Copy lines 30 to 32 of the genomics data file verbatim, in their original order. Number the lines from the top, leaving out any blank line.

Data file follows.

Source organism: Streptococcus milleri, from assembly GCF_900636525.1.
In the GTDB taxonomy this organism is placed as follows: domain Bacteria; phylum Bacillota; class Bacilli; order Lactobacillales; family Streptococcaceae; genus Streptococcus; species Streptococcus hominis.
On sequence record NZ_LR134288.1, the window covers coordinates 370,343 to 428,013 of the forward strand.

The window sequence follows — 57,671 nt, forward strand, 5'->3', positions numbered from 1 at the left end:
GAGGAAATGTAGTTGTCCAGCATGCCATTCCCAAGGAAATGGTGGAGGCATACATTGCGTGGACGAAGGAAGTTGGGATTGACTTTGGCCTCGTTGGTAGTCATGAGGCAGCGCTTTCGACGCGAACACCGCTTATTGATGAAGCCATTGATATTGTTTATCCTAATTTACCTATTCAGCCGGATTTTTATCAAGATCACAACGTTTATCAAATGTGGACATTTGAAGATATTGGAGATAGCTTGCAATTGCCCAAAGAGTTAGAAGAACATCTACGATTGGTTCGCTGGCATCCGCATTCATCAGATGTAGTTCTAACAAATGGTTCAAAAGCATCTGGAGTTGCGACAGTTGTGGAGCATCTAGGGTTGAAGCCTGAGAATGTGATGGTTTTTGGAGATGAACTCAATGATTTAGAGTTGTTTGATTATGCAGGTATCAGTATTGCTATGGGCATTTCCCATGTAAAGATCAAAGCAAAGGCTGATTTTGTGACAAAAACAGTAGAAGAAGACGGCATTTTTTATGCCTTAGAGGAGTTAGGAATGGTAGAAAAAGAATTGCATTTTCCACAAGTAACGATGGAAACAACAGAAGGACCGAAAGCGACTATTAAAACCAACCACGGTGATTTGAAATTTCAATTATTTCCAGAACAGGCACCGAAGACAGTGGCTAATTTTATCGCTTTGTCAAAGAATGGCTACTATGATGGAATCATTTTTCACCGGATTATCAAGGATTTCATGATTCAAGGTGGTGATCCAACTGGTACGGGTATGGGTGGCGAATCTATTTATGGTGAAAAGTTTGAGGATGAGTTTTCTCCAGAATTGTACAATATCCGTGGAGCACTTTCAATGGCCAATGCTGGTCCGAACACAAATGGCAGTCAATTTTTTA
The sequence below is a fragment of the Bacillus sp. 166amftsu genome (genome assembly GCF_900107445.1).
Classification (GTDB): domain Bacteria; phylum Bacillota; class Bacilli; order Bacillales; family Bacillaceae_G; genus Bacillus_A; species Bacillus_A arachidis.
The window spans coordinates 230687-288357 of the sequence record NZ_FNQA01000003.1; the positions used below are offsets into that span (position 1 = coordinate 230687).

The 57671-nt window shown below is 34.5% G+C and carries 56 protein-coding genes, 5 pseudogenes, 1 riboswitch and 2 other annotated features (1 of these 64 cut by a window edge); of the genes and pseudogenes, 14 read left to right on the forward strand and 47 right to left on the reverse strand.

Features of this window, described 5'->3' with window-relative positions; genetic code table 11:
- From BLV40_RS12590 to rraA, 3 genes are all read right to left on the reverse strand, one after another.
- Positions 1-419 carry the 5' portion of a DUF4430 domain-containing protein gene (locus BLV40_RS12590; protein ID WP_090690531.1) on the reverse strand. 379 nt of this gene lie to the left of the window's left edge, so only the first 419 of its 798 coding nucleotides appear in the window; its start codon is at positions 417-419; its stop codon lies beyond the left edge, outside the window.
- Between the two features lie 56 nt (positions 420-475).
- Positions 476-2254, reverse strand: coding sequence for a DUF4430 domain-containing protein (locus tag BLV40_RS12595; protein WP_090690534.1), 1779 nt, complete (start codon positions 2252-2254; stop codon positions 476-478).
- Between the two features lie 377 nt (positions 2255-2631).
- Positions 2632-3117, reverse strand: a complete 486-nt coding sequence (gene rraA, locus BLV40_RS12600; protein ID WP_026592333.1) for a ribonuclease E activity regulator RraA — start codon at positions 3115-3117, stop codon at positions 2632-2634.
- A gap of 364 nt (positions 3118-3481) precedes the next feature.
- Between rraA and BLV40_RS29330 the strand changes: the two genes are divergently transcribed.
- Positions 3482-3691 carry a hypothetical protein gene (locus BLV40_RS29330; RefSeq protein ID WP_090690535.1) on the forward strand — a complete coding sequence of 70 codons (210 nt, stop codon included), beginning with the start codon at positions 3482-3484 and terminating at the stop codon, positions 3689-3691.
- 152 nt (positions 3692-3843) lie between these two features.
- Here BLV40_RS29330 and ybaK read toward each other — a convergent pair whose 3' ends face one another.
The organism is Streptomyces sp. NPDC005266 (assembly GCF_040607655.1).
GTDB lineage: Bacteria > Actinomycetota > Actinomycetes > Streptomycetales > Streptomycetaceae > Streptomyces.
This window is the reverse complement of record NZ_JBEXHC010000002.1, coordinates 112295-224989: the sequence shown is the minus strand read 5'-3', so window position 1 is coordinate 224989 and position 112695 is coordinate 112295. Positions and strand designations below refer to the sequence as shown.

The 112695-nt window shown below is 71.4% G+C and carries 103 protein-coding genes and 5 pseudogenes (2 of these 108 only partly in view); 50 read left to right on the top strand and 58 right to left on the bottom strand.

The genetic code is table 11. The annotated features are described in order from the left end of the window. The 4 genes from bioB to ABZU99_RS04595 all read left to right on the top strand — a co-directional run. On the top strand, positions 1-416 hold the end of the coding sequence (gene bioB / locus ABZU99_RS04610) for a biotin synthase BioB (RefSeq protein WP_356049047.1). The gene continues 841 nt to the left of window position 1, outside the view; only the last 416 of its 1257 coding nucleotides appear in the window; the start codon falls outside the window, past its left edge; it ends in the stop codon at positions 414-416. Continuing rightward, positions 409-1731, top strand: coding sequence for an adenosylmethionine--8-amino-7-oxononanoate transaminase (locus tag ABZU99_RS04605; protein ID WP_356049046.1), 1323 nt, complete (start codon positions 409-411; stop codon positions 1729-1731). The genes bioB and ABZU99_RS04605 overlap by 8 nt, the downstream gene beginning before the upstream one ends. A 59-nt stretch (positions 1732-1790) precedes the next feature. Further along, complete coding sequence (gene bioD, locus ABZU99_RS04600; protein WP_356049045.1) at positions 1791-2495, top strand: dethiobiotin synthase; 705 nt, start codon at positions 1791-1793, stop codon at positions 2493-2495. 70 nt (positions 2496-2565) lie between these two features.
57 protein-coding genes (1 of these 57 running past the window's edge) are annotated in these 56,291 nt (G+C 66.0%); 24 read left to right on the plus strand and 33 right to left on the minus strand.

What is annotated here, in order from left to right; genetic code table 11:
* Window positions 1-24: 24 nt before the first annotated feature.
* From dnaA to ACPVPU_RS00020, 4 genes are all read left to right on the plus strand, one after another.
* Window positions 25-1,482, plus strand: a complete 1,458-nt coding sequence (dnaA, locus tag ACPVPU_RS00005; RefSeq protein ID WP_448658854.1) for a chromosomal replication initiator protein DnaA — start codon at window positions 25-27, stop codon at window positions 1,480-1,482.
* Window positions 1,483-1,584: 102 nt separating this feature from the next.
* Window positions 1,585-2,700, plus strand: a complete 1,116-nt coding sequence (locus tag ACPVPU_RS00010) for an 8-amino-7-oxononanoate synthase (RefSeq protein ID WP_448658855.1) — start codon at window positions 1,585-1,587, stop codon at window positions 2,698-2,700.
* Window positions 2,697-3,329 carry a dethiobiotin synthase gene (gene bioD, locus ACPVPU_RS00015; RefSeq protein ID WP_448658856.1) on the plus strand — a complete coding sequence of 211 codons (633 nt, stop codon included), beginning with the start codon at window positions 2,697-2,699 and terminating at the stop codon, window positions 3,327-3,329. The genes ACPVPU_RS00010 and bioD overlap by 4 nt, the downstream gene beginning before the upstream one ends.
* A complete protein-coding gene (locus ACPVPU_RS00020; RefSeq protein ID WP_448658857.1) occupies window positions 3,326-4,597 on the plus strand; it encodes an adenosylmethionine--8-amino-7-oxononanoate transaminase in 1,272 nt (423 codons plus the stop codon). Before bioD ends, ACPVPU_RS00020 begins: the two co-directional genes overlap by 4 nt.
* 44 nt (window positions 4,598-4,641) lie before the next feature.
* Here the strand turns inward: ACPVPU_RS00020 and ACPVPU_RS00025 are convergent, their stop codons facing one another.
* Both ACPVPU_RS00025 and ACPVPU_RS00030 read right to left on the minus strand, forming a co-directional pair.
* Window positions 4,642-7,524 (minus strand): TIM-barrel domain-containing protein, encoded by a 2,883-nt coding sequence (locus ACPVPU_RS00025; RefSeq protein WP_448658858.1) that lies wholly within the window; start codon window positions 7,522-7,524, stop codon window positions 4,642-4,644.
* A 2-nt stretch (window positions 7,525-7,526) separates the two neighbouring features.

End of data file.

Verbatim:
* From dnaA to ACPVPU_RS00020, 4 genes are all read left to right on the plus strand, one after another.
* Window positions 25-1,482, plus strand: a complete 1,458-nt coding sequence (dnaA, locus tag ACPVPU_RS00005; RefSeq protein ID WP_448658854.1) for a chromosomal replication initiator protein DnaA — start codon at window positions 25-27, stop codon at window positions 1,480-1,482.
* Window positions 1,483-1,584: 102 nt separating this feature from the next.